2022 Medicare Changes You Need to Know About
Medicare open enrollment is here—and with it comes all the information about changes to Original Medicare and Medicare Advantage plans. While it can be confusing and overwhelming, it’s important to take the time to learn about these updates, how they may affect your medical care, and how they might impact your out-of-pocket healthcare costs.
“Some folks assume things will just be the same year to year, or they procrastinate because it can be overwhelming to wade through,” says Sarah Murdoch, director of client services for the Medicare Rights Center. The center is a national, nonprofit organization that provides information and helps educate the public about Medicare. “But it’s worth taking the time to review things so you make sure you’re not missing out on the best options for you,” she says.
Here are six things to know for coverage in 2022.
1. Part A hospital deductibles will be slightly higher.
There will be a $72 increase in the deductible of Part A (the portion of Medicare that covers inpatient hospital stays), from $1,484 in 2021 to $1,556 in 2022.1 It’s important to know that this increase is per benefit period, not per year. So, for example, if you’re admitted to the hospital and released, then readmitted 60 or more days later, your deductible starts anew.
2. Part B premiums and deductibles are inching up.
For Part B (the portion of Medicare that covers things like doctor visits, lab work, physical therapy, and medical equipment), there will be a $30 increase in the annual deductible in 2022, from $203 to $233. There’s also an increase in the Part B monthly premium, from $148.50 in 2021 to $170.10 in 2022.1
3. Part D drug premiums may be slightly higher.
If you have Original Medicare, or an Advantage plan that doesn’t offer drug coverage, you may also notice another price increase: The average 2022 premium for Part D coverage will be an estimated $33* per month, compared to $31.47 in 2021.2 The Kaiser Family Foundation projected that average monthly 2022 premiums will range anywhere from $7 to $99.3 You can also get prescription drug coverage through many Medicare Advantage plans, but keep in mind that these plans may adjust their rules and change their deductibles and cost-sharing each year. Always review your list of drugs when the Annual Notice of Change (ANOC) letter arrives in September to make sure your plan still covers your medications and that their costs haven’t increased.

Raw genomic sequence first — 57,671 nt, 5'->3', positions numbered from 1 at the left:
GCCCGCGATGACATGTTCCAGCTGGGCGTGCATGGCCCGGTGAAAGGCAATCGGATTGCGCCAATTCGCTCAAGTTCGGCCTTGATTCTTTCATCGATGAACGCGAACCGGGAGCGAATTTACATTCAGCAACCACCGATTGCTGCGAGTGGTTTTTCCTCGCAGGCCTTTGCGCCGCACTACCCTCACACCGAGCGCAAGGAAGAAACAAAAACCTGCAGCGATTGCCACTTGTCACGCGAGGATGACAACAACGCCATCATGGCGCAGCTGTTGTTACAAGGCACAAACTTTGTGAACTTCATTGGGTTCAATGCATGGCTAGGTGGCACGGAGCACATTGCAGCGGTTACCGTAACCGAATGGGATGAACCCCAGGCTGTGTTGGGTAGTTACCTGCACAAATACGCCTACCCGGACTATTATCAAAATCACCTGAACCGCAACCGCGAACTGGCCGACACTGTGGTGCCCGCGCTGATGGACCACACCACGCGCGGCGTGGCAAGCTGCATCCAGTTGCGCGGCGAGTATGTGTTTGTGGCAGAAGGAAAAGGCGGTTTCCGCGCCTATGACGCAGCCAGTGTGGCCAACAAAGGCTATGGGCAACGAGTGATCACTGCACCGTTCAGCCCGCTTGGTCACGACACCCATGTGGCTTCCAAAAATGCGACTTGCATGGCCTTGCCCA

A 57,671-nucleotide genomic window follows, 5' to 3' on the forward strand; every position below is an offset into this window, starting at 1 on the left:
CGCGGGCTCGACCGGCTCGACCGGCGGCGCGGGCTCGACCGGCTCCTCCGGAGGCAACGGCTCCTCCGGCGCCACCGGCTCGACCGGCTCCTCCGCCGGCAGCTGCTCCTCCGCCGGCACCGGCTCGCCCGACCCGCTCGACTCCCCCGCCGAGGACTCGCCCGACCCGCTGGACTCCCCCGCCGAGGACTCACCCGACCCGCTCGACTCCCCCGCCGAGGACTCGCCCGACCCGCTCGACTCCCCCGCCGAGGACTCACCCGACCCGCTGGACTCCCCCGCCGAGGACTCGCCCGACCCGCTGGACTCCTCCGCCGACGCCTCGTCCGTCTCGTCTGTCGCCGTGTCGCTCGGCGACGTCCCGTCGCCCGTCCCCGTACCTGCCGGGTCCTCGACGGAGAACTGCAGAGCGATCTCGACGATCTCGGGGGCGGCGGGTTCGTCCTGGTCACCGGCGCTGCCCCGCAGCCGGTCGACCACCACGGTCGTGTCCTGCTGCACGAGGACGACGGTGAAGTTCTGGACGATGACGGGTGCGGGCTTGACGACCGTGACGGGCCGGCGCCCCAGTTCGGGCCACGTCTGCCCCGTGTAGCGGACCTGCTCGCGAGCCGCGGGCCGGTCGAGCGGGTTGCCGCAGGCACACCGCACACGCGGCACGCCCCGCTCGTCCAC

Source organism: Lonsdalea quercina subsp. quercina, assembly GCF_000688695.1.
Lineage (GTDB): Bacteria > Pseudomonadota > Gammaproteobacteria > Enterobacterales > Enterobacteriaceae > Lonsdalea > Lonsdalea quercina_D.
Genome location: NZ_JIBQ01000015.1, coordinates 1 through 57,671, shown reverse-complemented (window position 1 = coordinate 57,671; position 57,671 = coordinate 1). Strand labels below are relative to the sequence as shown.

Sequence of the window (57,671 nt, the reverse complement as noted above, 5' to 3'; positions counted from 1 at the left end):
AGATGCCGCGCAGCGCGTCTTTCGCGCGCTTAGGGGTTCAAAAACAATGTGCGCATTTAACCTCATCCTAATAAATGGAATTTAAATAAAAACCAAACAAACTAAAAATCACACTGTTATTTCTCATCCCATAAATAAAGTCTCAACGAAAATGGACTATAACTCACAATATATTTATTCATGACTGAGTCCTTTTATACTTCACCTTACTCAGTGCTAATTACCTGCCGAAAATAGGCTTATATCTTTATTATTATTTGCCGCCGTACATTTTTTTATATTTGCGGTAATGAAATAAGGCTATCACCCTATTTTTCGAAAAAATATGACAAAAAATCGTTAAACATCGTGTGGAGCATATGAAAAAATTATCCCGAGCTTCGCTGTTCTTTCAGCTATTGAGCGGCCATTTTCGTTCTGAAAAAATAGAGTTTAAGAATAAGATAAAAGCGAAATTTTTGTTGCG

“Across the board, little changes can add up, and it’s worth it to double check everything from copayments to deductibles to coinsurance when shopping for plans,” says Murdoch. “In the big picture, you can save money.”
4. Medicare Advantage premiums will probably go down slightly.
One piece of good news if you’re enrolled in Medicare Advantage: In 2022, the average premium will cost an estimated $19* per month, down from $21.22 in 2021.2 Generally, Advantage plan premiums are lower than Medigap (Medicare supplement) premiums. But because you may have more out-of-pocket spending with an Advantage plan, you still have to compare choices to decide whether an Advantage plan fits your budget. “Every person’s situation is unique,” says Murdoch.
5. People with diabetes should have better access to insulin.
One in three people on Medicare have diabetes, and more than 3.3 million Medicare beneficiaries use at least one of the common forms of insulin.4 But it can be challenging for some older adults to afford insulin on a limited budget. In January 2021, the Centers for Medicare & Medicaid Services rolled out a limited pilot program that provided a monthly supply of insulin for no more than $35.4 In 2022, this will be expanded to more than 2,100 plans, including more than 500 new Medicare Advantage and Part D prescription drug plans.4
6. There will be more Special Needs Plans (SNPs) and supplemental benefits to choose from.
SNPs—which offer additional coverage for people with specific health needs—are on the rise. One type of SNP, a Dual SNP (D-SNP), which serves people who qualify both for Medicare and Medicaid, has a planned increase of nationally-available plans, from 256 in 2021 to 295* in 2022.2 This means more low-income individuals will have yet another free or low-cost option for getting the care they need, says Murdoch. And the percentage of plans offering special supplemental benefits for people with a chronic health condition will increase from 19% to 25%*, according to the Centers for Medicare and Medicaid Services.2